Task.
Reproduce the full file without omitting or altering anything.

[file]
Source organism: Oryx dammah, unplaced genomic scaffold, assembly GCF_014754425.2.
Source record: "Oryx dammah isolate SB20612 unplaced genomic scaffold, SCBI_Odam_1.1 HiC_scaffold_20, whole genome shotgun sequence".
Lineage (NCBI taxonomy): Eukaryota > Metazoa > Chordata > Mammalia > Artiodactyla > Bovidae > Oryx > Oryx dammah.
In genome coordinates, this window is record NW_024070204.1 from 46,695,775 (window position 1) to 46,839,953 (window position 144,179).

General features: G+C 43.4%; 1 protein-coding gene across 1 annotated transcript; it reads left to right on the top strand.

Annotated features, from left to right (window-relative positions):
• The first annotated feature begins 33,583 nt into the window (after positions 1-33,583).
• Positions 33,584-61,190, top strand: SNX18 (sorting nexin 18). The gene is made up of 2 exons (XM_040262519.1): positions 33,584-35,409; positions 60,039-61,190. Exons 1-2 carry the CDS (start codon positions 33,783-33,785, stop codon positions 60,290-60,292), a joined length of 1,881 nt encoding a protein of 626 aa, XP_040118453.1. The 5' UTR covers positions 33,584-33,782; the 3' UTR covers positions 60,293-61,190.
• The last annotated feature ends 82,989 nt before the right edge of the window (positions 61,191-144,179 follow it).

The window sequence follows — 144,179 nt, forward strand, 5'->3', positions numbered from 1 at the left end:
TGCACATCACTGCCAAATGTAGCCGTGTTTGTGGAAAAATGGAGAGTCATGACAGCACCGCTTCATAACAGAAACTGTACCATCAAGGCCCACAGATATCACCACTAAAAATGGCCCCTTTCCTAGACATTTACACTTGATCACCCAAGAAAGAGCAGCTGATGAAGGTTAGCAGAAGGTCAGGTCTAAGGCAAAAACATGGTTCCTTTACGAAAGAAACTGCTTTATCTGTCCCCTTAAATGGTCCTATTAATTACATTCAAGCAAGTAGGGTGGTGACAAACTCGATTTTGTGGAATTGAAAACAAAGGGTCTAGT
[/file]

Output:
Source organism: Oryx dammah, unplaced genomic scaffold, assembly GCF_014754425.2.
Source record: "Oryx dammah isolate SB20612 unplaced genomic scaffold, SCBI_Odam_1.1 HiC_scaffold_20, whole genome shotgun sequence".
Lineage (NCBI taxonomy): Eukaryota > Metazoa > Chordata > Mammalia > Artiodactyla > Bovidae > Oryx > Oryx dammah.
In genome coordinates, this window is record NW_024070204.1 from 46,695,775 (window position 1) to 46,839,953 (window position 144,179).

General features: G+C 43.4%; 1 protein-coding gene across 1 annotated transcript; it reads left to right on the top strand.

Annotated features, from left to right (window-relative positions):
• The first annotated feature begins 33,583 nt into the window (after positions 1-33,583).
• Positions 33,584-61,190, top strand: SNX18 (sorting nexin 18). The gene is made up of 2 exons (XM_040262519.1): positions 33,584-35,409; positions 60,039-61,190. Exons 1-2 carry the CDS (start codon positions 33,783-33,785, stop codon positions 60,290-60,292), a joined length of 1,881 nt encoding a protein of 626 aa, XP_040118453.1. The 5' UTR covers positions 33,584-33,782; the 3' UTR covers positions 60,293-61,190.
• The last annotated feature ends 82,989 nt before the right edge of the window (positions 61,191-144,179 follow it).

The window sequence follows — 144,179 nt, forward strand, 5'->3', positions numbered from 1 at the left end:
TGCACATCACTGCCAAATGTAGCCGTGTTTGTGGAAAAATGGAGAGTCATGACAGCACCGCTTCATAACAGAAACTGTACCATCAAGGCCCACAGATATCACCACTAAAAATGGCCCCTTTCCTAGACATTTACACTTGATCACCCAAGAAAGAGCAGCTGATGAAGGTTAGCAGAAGGTCAGGTCTAAGGCAAAAACATGGTTCCTTTACGAAAGAAACTGCTTTATCTGTCCCCTTAAATGGTCCTATTAATTACATTCAAGCAAGTAGGGTGGTGACAAACTCGATTTTGTGGAATTGAAAACAAAGGGTCTAGT